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January 20, 2012

“White Wine” and “Red Wine” poster by I LOVE DESIGN

It has only been in recent years, perhaps since we moved back to Nashville in 2007, that I’ve really explored and enjoyed wine. Up until then, I thought white wine was the way to go. I had tried Riesling with certain fish at our favorite Athens restaurant — Farm 255 — when we lived there, but otherwise, I hadn’t tried anything else. I generally thought wine was kind of bitter (red) or wussy (rose).

Then we moved back to Nashville, and thanks to a bunch of girlfriends and other fun people in our life, I have explored a lot more wine that I would not have otherwise been brave enough to try on my own. I by no means know much at all about wine, but I’d like to share what I have learned. It is not at all refined or sophisticated but rather a basic guide for me to keep in mind.

I also had hoped to invest more time and money into trying different wines, but then, pregnancy actually happened and I’m too thrilled to care that I can’t explore as much as I wanted.

I have learned over the years of reading the Wall Street Journal’s wine features plus other articles and magazines… wine tastes differently to everyone. Therefore, there’s no reason to be a snob about things, and if you can’t describe the wine accurately (“oaky,” “full-bodied,” “balanced”)… who cares? What is it that you like? Which types and brands do you prefer? That’s really the only thing that matters.

While keeping that in mind, here are some of the highlights while learning more about wine:

  • White meats, white sauces and seafood go best with white wines, and the red wine pairs better with red meats and sauces. But, if you’re making chicken with a heavy red sauce, red wine is a better choice since the red sauce is more dominant in the meal. Source
  • Red wine is best when eating from a plate of cheese or pate (ick). Source
  • White wine is great for appetizers, specifically Chardonnay with salads. Source
  • Spicy foods are best with sweet white wines like Riesling and Gewürztraminer. But if the food is so spicy that it makes you sweat, serving wine may just be a terrible choice anyway… try having beer instead. Source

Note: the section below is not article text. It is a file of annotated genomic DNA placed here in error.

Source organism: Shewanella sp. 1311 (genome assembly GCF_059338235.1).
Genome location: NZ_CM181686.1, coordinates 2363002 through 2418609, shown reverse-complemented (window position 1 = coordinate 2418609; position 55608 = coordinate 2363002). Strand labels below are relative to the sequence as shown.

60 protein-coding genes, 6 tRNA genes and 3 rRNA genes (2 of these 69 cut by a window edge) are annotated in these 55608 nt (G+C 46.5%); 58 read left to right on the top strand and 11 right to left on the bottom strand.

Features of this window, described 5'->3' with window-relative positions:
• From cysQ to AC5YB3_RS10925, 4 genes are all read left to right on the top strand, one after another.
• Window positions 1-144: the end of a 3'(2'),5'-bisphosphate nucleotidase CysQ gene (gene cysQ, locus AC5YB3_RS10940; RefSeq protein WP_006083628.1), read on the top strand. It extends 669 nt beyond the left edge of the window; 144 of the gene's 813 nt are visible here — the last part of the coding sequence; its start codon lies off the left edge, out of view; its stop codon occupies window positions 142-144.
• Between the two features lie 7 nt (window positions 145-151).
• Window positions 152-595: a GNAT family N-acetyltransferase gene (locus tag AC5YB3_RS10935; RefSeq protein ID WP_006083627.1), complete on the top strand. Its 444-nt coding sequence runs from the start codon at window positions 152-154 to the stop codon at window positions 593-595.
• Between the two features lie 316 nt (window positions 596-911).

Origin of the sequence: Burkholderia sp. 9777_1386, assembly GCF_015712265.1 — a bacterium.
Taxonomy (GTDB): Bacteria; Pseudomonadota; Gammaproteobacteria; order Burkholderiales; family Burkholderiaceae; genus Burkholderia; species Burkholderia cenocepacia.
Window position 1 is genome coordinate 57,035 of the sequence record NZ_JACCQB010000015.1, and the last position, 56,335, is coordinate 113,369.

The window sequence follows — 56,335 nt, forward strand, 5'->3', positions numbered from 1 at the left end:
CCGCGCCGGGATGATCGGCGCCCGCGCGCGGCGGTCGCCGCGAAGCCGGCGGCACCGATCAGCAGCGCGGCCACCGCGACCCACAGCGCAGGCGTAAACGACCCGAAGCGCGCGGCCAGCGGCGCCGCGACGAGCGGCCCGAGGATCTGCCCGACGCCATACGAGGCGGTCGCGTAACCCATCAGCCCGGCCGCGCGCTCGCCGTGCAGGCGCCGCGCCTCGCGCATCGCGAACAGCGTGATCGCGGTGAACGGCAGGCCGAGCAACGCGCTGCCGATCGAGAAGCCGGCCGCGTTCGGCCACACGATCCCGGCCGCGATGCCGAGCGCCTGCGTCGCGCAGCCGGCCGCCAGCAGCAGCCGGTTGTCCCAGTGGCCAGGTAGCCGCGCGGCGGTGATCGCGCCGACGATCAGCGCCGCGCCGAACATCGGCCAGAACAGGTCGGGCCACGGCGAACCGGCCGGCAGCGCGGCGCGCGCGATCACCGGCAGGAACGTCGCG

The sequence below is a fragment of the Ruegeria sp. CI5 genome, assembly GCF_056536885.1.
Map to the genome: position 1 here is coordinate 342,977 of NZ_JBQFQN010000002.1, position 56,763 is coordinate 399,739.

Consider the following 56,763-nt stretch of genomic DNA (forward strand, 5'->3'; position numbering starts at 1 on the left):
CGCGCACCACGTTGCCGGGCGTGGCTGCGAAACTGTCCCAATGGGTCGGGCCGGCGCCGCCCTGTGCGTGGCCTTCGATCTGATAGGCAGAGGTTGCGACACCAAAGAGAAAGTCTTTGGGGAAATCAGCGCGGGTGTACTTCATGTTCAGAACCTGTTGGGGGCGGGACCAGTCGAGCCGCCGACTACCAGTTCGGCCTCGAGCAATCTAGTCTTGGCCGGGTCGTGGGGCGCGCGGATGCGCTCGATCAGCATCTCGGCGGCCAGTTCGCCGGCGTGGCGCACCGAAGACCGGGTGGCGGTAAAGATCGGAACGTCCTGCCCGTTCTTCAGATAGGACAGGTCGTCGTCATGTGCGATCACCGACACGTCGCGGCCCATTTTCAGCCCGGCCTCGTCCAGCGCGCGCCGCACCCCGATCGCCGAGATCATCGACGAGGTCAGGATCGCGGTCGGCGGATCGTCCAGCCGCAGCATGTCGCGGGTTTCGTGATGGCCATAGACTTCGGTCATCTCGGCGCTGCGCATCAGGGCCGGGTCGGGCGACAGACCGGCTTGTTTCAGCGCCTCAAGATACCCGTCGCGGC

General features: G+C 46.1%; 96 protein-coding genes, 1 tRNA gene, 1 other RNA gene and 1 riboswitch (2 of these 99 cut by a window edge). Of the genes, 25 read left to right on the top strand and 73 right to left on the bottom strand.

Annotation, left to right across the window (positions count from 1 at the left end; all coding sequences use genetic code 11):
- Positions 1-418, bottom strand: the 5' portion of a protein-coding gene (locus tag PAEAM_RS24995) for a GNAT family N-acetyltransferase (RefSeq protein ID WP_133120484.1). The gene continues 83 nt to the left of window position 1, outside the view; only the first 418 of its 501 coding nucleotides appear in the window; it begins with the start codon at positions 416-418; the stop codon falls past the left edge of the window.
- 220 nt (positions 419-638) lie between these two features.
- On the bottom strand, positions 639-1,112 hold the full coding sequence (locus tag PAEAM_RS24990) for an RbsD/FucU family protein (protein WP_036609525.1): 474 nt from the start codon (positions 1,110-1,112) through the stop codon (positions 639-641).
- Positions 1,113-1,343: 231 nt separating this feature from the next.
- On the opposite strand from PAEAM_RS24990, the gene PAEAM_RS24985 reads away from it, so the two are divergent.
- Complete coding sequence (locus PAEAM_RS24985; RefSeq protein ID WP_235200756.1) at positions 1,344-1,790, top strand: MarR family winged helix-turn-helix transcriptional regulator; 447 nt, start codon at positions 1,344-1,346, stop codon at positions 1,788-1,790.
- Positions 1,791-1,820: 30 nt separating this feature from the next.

• Red wine and fish are a pretty bad combo because of the high iodine in the fish, which interacts with the tannins in the red wine, making everything taste metallic. Source
  • Asparagus, artichoke and egg whites actually don’t taste great with any wine. Source
  • Zinfandel gets a bad rap for their popularity among the cheap white and rose varieties, but we actually really enjoy red zin. A trusted friend’s parent first served us some very good red zin, and JD and I have been hooked ever since.
  • Malbecs, one of my favorites, are best in the winter and great for cooking. Source
  • Pinot noir tastes better chilled a little bit. Good to know. Source
  • Merlot is very popular and versatile, which I think is helpful when you’re just not sure what to grab next. Source
  • When choosing a Riesling, try the “dry” varieties for a better taste. Source
  • Chianti is a good starter when exploring whites. Source
  • If you have a very fun vintage wine that you want to show off, don’t make a wild flavorful meal. Make the wine the highlight rather than the food. Source

When we’re not exploring different brands and styles, JD and I tend to choose Gnarly Head, Smoking Loon, or Rex Goliath, usually red Zinfandel or Merlot.

Another question that kept coming up in my exploration of wines: if I like red Zinfandel so much, what is “Old Vine Zin”? Apparently, there’s not much consistency on countries saying that a wine is “Old Vine,” so generally, it just means a change of character, rather than quality. Usually it has the same meaning as “reserve” wine or older grapes. Yeah, I don’t know what that means, but ok great!

Also, this is a great guide on beginning your learning of wine and what to do when exploring.

Here is another fun guide from favorite blog Cup of Jo on How to Drink Wine, complete with humorous illustrations.

Despite not being able to physically experiment with wine, I’m so glad I spent some time researching wine pairings and varieties, just so I don’t feel so overwhelmed when heading to the liquor store or a restaurant. I can’t wait to start drinking wine again, and now I have all this new-found knowledge… plus an item checked off the list!

So, I need your help! What do you like? What are your favorite wines? What are your favorite pairings? I would love to know what you kind folks enjoy most! We tend to stick to a cheaper price range, but we’re always up for a splurge. Help me expand my knowledge base (which is quite limited!!).

One Comment leave one →
  1. January 20, 2012 2:30 pm

    My favorite favorite favorite wine on the planet is a red super Tuscan, like Montepulciano or Sangiovese. The Italians are masters of wine (at least to me)! Chianti is good with a meal, but a super Tuscan is heaven all on its own – you don’t need anything else. Mmmmmmmm….

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